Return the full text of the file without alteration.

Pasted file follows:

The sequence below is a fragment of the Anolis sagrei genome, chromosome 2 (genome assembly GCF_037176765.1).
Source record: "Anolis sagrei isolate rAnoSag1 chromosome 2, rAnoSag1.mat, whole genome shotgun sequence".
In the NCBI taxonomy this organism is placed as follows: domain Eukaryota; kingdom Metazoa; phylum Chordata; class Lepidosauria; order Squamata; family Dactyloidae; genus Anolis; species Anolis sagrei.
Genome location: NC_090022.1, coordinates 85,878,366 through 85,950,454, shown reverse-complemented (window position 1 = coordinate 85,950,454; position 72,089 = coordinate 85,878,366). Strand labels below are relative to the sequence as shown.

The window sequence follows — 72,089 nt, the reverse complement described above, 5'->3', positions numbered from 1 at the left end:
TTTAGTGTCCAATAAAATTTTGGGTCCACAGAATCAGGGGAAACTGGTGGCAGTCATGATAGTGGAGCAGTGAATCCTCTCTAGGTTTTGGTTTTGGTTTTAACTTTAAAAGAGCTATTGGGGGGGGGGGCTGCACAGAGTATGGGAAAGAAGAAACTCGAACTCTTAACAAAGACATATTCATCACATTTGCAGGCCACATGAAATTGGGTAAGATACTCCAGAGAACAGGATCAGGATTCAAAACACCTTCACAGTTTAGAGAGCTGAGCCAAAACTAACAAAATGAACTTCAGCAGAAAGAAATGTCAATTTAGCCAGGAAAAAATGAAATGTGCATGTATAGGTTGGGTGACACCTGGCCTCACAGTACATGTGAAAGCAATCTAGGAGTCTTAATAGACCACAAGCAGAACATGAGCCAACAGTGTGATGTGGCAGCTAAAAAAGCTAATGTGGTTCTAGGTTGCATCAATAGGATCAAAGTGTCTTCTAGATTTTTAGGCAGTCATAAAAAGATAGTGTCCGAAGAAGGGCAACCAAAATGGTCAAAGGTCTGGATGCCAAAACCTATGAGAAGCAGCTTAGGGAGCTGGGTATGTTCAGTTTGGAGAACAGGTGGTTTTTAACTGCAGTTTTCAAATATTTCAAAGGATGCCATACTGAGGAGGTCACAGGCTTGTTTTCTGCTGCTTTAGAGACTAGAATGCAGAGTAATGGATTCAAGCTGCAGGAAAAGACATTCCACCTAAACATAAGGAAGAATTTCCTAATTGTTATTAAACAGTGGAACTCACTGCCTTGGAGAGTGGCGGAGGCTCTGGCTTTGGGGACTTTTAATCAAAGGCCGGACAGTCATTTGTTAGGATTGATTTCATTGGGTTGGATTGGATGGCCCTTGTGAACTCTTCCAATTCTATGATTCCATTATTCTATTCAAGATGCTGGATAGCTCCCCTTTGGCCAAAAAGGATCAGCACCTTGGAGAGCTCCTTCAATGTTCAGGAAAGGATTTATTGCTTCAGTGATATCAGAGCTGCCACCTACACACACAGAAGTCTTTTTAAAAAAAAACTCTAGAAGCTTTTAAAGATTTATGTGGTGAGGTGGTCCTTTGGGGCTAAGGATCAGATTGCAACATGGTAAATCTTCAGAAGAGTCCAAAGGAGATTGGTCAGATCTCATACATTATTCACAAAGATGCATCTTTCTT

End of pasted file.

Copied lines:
The sequence below is a fragment of the Anolis sagrei genome, chromosome 2 (genome assembly GCF_037176765.1).
Source record: "Anolis sagrei isolate rAnoSag1 chromosome 2, rAnoSag1.mat, whole genome shotgun sequence".
In the NCBI taxonomy this organism is placed as follows: domain Eukaryota; kingdom Metazoa; phylum Chordata; class Lepidosauria; order Squamata; family Dactyloidae; genus Anolis; species Anolis sagrei.
Genome location: NC_090022.1, coordinates 85,878,366 through 85,950,454, shown reverse-complemented (window position 1 = coordinate 85,950,454; position 72,089 = coordinate 85,878,366). Strand labels below are relative to the sequence as shown.

The window sequence follows — 72,089 nt, the reverse complement described above, 5'->3', positions numbered from 1 at the left end:
TTTAGTGTCCAATAAAATTTTGGGTCCACAGAATCAGGGGAAACTGGTGGCAGTCATGATAGTGGAGCAGTGAATCCTCTCTAGGTTTTGGTTTTGGTTTTAACTTTAAAAGAGCTATTGGGGGGGGGGGCTGCACAGAGTATGGGAAAGAAGAAACTCGAACTCTTAACAAAGACATATTCATCACATTTGCAGGCCACATGAAATTGGGTAAGATACTCCAGAGAACAGGATCAGGATTCAAAACACCTTCACAGTTTAGAGAGCTGAGCCAAAACTAACAAAATGAACTTCAGCAGAAAGAAATGTCAATTTAGCCAGGAAAAAATGAAATGTGCATGTATAGGTTGGGTGACACCTGGCCTCACAGTACATGTGAAAGCAATCTAGGAGTCTTAATAGACCACAAGCAGAACATGAGCCAACAGTGTGATGTGGCAGCTAAAAAAGCTAATGTGGTTCTAGGTTGCATCAATAGGATCAAAGTGTCTTCTAGATTTTTAGGCAGTCATAAAAAGATAGTGTCCGAAGAAGGGCAACCAAAATGGTCAAAGGTCTGGATGCCAAAACCTATGAGAAGCAGCTTAGGGAGCTGGGTATGTTCAGTTTGGAGAACAGGTGGTTTTTAACTGCAGTTTTCAAATATTTCAAAGGATGCCATACTGAGGAGGTCACAGGCTTGTTTTCTGCTGCTTTAGAGACTAGAATGCAGAGTAATGGATTCAAGCTGCAGGAAAAGACATTCCACCTAAACATAAGGAAGAATTTCCTAATTGTTATTAAACAGTGGAACTCACTGCCTTGGAGAGTGGCGGAGGCTCTGGCTTTGGGGACTTTTAATCAAAGGCCGGACAGTCATTTGTTAGGATTGATTTCATTGGGTTGGATTGGATGGCCCTTGTGAACTCTTCCAATTCTATGATTCCATTATTCTATTCAAGATGCTGGATAGCTCCCCTTTGGCCAAAAAGGATCAGCACCTTGGAGAGCTCCTTCAATGTTCAGGAAAGGATTTATTGCTTCAGTGATATCAGAGCTGCCACCTACACACACAGAAGTCTTTTTAAAAAAAAACTCTAGAAGCTTTTAAAGATTTATGTGGTGAGGTGGTCCTTTGGGGCTAAGGATCAGATTGCAACATGGTAAATCTTCAGAAGAGTCCAAAGGAGATTGGTCAGATCTCATACATTATTCACAAAGATGCATCTTTCTT